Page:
Communicating with a designer can be tricky, but the Need to Know series is here to help, giving you the inside scoop on some designer lingo.
When remodeling your home, there are a ton of things that a designer may spew at you that can be quite confusing for the everyman. From floorplans to fancy terms, there is a lot to grasp. The latest installment of the Need to Know series is here to help, giving you the rundown on all sorts of elements that us designers may use to communicate our vision.
Generally, most high-end interior designers use similar methods to convey their designs. Still, every designer is different, so there is wiggle room in what they may use. Laliberte specializes in the client connection in design, so we focus on thoroughly communicating our plans with the client in many different forms.
Everyone has heard of a floor plan before, but not everyone has a full understanding of it. There are two types of floor plans that we use: one that is as the name suggests and the one you likely think of when you think of a floor plan. Most people think of a floor plan as a layout of the remodel from a bird’s eye perspective. It shows all of the different rooms with their integral pieces, like a shower or a dining room table. This is great for seeing the flow and functionality of each room. You can also get a sense of the traffic of the project. The other type of floor plan is a little more literal; it is literally the plan for the floor. It pinpoints where each floor material is going to be. This is really helpful for the contractors so they know where everything is supposed to go.
If you see a piece of paper with a square and some lines and dots in it, fear not, for this is a lighting plan. A lighting plan demonstrates how the light will hit and shine in the space. Light is an incredibly important part of the design process that cannot be neglected as it dictates how the design will function in the client’s day-to-day life. While these lighting plans might not mean the most to you, it is crucial that your designer has them as it means that they are taking the lighting of the room into careful consideration.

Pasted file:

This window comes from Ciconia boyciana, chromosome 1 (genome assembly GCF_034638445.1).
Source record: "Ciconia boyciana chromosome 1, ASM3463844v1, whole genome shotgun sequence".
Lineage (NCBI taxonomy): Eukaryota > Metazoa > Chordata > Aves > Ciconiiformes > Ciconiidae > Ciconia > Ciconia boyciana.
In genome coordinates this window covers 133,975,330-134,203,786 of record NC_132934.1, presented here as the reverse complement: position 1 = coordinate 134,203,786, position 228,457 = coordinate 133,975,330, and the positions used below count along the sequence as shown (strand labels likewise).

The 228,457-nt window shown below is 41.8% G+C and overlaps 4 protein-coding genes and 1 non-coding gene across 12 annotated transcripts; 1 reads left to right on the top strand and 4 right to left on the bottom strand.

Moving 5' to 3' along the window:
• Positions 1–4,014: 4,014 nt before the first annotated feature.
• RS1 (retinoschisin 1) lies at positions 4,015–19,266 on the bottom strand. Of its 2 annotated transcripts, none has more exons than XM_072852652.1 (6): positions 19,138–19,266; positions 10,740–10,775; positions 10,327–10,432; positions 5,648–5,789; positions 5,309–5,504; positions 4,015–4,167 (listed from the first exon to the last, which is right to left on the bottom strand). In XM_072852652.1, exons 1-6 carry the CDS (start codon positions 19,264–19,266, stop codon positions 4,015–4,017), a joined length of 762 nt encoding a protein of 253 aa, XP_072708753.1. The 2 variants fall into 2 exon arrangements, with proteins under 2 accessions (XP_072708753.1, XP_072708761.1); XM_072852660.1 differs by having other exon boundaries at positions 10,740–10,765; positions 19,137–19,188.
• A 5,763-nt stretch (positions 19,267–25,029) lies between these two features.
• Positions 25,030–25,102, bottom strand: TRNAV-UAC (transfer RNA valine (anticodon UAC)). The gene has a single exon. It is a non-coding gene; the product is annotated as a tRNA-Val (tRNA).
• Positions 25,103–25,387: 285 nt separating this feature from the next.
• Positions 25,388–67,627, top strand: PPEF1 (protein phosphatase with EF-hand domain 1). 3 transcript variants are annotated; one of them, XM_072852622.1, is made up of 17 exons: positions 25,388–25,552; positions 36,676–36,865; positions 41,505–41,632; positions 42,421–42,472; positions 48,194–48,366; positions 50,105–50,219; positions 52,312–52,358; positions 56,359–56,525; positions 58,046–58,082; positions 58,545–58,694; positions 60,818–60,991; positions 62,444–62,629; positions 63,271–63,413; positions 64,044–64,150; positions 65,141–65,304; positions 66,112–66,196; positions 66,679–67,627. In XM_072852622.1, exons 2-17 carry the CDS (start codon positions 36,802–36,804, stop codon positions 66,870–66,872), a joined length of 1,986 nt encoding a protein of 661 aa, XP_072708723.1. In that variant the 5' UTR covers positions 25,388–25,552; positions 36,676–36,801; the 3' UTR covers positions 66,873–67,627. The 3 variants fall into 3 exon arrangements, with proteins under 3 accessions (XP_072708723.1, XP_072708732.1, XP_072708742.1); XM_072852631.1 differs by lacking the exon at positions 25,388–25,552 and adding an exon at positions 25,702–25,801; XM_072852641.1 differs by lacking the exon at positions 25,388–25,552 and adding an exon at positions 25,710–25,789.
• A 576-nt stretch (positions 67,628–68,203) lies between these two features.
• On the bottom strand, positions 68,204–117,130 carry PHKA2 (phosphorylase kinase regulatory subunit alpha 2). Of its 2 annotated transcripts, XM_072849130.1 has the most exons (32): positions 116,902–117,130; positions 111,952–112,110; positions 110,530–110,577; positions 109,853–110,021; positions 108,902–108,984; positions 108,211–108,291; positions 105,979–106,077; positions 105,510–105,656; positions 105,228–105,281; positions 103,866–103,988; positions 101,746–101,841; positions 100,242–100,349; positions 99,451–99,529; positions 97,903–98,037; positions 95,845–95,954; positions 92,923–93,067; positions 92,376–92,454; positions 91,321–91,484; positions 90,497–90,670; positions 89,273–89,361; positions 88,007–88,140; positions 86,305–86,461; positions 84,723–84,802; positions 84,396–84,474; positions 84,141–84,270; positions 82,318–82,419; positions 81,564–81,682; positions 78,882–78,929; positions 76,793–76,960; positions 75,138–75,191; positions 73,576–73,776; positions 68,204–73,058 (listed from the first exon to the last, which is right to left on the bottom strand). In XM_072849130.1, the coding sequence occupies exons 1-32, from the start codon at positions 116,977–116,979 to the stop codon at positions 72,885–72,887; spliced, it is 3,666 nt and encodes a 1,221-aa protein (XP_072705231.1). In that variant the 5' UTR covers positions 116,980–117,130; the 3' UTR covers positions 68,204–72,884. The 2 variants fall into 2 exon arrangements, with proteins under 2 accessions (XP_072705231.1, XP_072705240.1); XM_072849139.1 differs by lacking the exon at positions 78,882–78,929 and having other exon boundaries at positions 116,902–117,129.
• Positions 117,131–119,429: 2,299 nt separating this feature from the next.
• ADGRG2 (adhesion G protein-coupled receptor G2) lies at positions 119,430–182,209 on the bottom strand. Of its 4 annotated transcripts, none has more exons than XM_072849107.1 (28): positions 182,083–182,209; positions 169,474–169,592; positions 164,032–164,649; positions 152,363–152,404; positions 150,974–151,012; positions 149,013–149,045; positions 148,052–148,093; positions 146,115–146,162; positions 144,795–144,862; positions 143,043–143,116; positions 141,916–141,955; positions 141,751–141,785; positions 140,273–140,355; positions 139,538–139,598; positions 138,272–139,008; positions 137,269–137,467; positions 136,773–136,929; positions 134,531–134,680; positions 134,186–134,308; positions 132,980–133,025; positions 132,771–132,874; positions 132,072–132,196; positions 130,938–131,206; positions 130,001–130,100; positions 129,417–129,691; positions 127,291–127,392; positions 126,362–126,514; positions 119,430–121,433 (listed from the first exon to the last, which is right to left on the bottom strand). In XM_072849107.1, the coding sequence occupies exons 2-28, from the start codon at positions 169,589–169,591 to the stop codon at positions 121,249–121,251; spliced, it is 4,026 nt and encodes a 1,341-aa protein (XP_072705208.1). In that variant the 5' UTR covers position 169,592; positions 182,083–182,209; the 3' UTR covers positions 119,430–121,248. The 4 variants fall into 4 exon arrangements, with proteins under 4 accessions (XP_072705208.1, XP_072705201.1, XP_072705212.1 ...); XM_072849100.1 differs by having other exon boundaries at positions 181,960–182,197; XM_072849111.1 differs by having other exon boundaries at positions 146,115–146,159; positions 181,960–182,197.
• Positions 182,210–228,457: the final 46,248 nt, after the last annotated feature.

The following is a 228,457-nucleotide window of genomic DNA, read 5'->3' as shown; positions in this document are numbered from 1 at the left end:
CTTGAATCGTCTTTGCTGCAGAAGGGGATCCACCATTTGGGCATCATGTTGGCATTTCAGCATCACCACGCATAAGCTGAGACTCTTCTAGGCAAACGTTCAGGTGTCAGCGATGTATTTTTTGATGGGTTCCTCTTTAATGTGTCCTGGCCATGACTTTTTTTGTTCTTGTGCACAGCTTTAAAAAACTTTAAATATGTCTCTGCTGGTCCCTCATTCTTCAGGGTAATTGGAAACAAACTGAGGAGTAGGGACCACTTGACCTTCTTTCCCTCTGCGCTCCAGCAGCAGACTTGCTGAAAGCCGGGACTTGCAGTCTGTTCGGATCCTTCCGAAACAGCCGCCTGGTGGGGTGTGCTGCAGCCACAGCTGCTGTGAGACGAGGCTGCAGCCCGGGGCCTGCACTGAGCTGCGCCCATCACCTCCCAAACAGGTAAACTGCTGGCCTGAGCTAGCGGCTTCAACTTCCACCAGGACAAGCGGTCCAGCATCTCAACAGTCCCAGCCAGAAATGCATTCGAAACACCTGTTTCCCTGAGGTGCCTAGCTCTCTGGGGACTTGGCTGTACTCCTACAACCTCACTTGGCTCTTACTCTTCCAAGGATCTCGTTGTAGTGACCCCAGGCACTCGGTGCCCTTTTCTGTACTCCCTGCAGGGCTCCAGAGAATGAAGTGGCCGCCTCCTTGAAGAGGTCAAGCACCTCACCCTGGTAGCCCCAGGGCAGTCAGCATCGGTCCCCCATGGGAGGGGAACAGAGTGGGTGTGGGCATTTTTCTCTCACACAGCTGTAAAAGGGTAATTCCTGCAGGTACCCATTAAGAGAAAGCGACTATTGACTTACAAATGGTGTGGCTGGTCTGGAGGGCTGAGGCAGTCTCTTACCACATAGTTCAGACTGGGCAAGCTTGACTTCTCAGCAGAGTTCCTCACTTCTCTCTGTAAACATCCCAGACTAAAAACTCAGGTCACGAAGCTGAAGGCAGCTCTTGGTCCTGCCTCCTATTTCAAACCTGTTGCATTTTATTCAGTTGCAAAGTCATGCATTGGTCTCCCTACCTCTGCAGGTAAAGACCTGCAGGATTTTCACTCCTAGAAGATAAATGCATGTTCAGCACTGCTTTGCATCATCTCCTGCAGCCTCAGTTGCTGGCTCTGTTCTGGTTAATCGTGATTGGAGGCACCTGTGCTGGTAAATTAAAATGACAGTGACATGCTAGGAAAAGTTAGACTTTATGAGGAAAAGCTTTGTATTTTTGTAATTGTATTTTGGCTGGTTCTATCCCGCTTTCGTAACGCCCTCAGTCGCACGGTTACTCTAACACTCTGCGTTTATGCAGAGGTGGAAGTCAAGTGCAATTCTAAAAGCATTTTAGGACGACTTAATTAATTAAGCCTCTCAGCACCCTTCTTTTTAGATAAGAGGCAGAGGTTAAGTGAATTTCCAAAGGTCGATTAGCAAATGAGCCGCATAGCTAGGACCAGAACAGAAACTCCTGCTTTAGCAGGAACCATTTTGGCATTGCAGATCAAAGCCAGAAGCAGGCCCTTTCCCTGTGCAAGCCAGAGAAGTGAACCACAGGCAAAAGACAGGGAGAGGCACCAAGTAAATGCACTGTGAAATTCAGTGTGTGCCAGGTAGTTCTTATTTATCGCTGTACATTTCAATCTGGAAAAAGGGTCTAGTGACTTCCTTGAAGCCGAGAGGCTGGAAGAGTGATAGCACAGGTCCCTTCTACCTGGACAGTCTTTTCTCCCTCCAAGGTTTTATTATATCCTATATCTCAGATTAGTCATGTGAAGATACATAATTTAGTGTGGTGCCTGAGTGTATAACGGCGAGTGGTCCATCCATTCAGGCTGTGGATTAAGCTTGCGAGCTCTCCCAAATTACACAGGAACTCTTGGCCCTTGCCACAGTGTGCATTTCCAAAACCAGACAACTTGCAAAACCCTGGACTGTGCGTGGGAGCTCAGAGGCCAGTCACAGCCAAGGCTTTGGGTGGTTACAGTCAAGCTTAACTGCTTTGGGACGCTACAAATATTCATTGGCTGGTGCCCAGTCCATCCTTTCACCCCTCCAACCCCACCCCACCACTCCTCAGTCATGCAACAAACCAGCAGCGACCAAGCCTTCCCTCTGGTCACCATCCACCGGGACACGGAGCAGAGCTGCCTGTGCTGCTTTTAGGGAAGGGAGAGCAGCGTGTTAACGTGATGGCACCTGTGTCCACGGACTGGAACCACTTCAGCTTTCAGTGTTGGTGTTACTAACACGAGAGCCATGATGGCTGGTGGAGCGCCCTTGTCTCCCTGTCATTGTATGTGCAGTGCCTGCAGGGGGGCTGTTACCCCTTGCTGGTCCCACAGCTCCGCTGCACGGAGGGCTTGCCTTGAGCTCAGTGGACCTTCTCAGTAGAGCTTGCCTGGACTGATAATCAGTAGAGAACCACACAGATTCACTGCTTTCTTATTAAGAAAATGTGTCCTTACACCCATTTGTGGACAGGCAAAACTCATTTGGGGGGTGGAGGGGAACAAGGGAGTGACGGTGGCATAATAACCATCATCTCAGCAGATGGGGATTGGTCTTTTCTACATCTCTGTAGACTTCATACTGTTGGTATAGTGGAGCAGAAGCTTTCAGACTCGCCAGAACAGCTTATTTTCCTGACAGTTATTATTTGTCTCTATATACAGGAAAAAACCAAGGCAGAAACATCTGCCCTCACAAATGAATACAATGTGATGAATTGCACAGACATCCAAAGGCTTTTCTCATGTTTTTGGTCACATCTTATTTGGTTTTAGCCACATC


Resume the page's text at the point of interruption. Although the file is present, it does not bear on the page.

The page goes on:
Elevations are a look at a major wall as well as any appliance or piece attached to it. This is a head-on view of a specific, more detailed piece of the floor plan, essentially. Sometimes, there are measurements or it is outfitted with color and pattern to match what has been chosen for the room. Elevations give the designer the chance to share key design features with the client so they can gain an understanding of how that space will both look and operate.
3D Renderings are an amazing service that we offer to our clients as part of their renovation, where they can see a gorgeous mock-up of what the space will look like. With these renderings, we can easily share our design concepts and give the client a fairly accurate look at the room. Of course, it will vary a bit from the final product as the renderings lack depth and texture, but overall, they look quite similar. Since the renderings paint such a clear picture of what the room will look like, they are great for feedback. If a client decides they actually don’t like the wallpaper, we can quickly change it as opposed to putting it up and wasting time and money just to change it.
Here at Laliberte, we specialize in custom pieces suited specifically to our client’s needs. In order to get pieces that are both functional and beautiful, we work with a team of curated professionals. For these pieces and any other furniture we utilize for our design, we make models of them. By doing this, we can get a sense of how they will work in the space and also potentially catch any issues that the piece may propose.
A material board, also known as a lay flat, is a surface that has all of the room materials laid out on it. It is super useful so the client and designer can notice how the textures and colors play off of each other and how they will work when paired together in the space. While they are quite simple, material boards are a fantastic tool, especially when paired with something like a 3D rendering. The 3D renderings have all of the detail but lack texture, while the material board has a plethora of it, complementing each other and allowing the designer and client to comprehend the full design for the space.
Hopefully, you now feel armed with information and ready to face your home remodel. If you have any questions about other design elements, our design process, or how we can help you create your dream home, be sure to reach out and contact us!